Additional pitfalls nonetheless remain. The coalitions will need to remain united and not fall prey to squabbling among themselves, as has happened in post-Meciar Slovakia. This will be all the more important if the HDZ's moderate and popular Mate Granic defeats Budisa for the presidency, and if the fractious HDZ itself remains united. The new government will also need to define a position on allowing ethnic Serbian refugees to return that will please both the international community and the voters. Precious little of this will be easy. (Patrick Moore)

'The Paris Of The East.' This was a badge worn proudly by Bucharest for many decades beginning in the 19th century. Following World War II, that epithet became increasingly out of date for the Romanian capital. "Vesti" writes that, if New Year's celebrations for the year 2000 are anything to go by, the title now belongs to Pozarevac, Serbia.

Why Pozarevac? It is the hometown of Serbia's ruling family and suffers from few, if any, of the deprivations that face other Serbs in many other places. At a time when countless Serbs shivered in their apartments because their buildings had no heating or because the customers could no longer afford their utility bills, Pozarevac was all aglow. The spectacular laser and light show was thanks to several firms run by Marko Milosevic, who is the playboy son of the president and one of the Balkans' most successful businessmen. (Patrick Moore)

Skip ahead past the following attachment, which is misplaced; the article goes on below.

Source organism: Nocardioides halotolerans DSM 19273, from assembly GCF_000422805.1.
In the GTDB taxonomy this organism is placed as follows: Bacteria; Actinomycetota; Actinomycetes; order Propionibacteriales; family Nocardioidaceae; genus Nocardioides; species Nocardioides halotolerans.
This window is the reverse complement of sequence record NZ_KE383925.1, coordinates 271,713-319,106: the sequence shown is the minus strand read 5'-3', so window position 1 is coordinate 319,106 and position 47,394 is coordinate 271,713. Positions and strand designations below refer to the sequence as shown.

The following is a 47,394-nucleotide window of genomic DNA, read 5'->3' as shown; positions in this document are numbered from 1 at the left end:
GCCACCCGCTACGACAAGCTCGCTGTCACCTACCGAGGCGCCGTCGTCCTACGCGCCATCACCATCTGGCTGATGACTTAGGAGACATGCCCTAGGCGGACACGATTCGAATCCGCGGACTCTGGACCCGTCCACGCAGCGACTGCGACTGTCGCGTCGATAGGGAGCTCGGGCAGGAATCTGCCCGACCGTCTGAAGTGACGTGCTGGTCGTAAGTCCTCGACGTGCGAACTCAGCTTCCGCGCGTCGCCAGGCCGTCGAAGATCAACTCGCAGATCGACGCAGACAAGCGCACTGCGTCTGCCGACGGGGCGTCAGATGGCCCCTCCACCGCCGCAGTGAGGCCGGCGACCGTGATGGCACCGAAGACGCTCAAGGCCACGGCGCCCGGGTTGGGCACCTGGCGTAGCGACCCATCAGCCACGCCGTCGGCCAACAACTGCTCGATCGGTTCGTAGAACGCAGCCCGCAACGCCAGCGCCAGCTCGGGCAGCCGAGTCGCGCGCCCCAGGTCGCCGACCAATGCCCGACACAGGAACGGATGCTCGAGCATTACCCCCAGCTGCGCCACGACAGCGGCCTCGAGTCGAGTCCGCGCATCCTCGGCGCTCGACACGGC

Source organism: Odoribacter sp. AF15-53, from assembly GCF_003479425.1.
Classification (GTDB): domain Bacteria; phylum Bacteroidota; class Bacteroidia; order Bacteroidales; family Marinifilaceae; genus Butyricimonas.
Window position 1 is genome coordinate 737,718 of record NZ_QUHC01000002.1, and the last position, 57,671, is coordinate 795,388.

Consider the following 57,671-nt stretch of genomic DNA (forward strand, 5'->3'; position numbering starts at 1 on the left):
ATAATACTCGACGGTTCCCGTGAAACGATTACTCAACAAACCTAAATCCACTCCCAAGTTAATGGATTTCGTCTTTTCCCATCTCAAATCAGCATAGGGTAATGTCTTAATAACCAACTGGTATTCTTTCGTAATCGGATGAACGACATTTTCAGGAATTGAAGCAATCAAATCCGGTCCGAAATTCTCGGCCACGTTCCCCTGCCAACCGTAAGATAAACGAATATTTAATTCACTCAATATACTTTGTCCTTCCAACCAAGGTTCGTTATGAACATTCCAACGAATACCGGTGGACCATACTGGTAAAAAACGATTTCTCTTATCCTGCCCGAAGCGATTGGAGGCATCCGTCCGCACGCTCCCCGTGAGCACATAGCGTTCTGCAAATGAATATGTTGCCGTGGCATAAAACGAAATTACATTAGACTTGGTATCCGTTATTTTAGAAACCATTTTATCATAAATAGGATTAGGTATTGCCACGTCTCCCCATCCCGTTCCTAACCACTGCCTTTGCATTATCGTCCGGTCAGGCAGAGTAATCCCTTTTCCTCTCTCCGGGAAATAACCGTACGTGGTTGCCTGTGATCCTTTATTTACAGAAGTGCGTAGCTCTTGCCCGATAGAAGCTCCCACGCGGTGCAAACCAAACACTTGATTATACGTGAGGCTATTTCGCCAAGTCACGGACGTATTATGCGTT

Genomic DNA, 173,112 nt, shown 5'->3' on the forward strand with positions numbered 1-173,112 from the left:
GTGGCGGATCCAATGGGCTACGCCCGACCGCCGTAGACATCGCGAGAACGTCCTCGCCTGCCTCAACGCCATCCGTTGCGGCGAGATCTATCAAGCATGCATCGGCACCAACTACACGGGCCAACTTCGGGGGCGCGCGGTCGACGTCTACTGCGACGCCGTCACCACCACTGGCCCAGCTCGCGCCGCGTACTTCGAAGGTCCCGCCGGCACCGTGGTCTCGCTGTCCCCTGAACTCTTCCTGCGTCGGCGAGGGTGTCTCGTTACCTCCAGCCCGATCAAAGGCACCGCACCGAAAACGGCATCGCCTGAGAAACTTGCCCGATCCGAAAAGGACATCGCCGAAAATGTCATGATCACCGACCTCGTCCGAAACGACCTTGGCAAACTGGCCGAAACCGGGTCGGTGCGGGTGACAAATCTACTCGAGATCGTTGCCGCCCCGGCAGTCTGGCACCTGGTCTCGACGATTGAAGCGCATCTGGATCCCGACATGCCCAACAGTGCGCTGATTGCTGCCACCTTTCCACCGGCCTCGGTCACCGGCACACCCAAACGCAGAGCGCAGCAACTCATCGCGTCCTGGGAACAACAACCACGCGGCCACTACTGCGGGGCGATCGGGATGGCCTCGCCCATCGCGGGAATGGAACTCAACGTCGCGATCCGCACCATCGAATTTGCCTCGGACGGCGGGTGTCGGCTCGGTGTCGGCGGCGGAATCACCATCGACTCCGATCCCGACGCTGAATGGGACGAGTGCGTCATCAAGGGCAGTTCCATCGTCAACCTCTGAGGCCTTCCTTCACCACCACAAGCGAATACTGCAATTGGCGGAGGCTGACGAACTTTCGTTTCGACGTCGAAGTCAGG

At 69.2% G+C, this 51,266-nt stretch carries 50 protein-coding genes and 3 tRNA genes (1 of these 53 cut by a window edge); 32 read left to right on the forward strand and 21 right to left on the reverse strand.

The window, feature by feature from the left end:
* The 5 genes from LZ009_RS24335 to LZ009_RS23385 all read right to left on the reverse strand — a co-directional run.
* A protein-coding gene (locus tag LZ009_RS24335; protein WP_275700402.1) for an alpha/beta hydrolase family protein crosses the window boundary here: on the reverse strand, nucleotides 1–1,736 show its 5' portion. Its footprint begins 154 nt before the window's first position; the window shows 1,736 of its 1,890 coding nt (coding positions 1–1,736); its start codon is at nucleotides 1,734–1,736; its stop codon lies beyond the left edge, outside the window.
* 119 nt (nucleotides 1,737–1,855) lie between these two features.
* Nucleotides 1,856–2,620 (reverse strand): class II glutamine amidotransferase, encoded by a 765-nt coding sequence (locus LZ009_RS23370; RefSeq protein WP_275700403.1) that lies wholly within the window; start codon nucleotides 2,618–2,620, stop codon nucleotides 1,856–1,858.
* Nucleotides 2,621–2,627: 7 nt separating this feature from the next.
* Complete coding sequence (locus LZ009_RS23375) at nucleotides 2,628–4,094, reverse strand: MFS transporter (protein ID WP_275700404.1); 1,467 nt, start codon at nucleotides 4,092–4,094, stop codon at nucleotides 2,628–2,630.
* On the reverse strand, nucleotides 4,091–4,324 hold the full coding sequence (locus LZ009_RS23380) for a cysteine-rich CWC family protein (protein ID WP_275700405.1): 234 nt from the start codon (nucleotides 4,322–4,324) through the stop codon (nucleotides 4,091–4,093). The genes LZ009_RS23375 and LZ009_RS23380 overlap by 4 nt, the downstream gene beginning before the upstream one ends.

Fun Facts. On 24 December, the Yugoslav federal parliament passed the budget for the year 2000. Some 72 percent of it goes to the military. One observer noted that this shows the extent to which the Yugoslav federation has been reduced to the military and little else. (Patrick Moore)

Quotations Of The Week. "We were aware of the citizens' feelings." -- Croatian Prime Minister designate Ivica Racan, after the opposition's landslide victory on 3 January.

"If the Montenegrin people think life outside Yugoslavia would be better for them, they have a right to choose such a life. If, on the other hand, they think life in Yugoslavia is the optimum choice for them, they have to stick to it. In that case they have to follow the rules of the game dictated by life in a joint state with [the Serbs], above all the constitution that they created together.... The constitution can be changed of course, and that is good. We are living in dynamic times and it is logical that the state is organized more dynamically than before, keeping in mind the pace of changes currently taking place." -- Yugoslav President Slobodan Milosevic to "Politika" on 30 December.

"Our relations with the [NATO] alliance have apparently entered a new phase of getting colder. The alliance is trying to talk to Russia about the problem of Chechnya from the position of force." -- Russian Defense Minister Igor Sergeev, in Kosova on 24 December. Quoted by Reuters.

"Our cooperation with Russian soldiers on the ground is just outstanding. KFOR is doing a great job and that's why it was a very good thing that the Russian minister was here today to hear that directly." -- NATO European commander General Wesley Clark. Asked why he had not met Sergeev, despite the two men being in Prishtina at the same time, he said no such meeting had been scheduled, Reuters reported.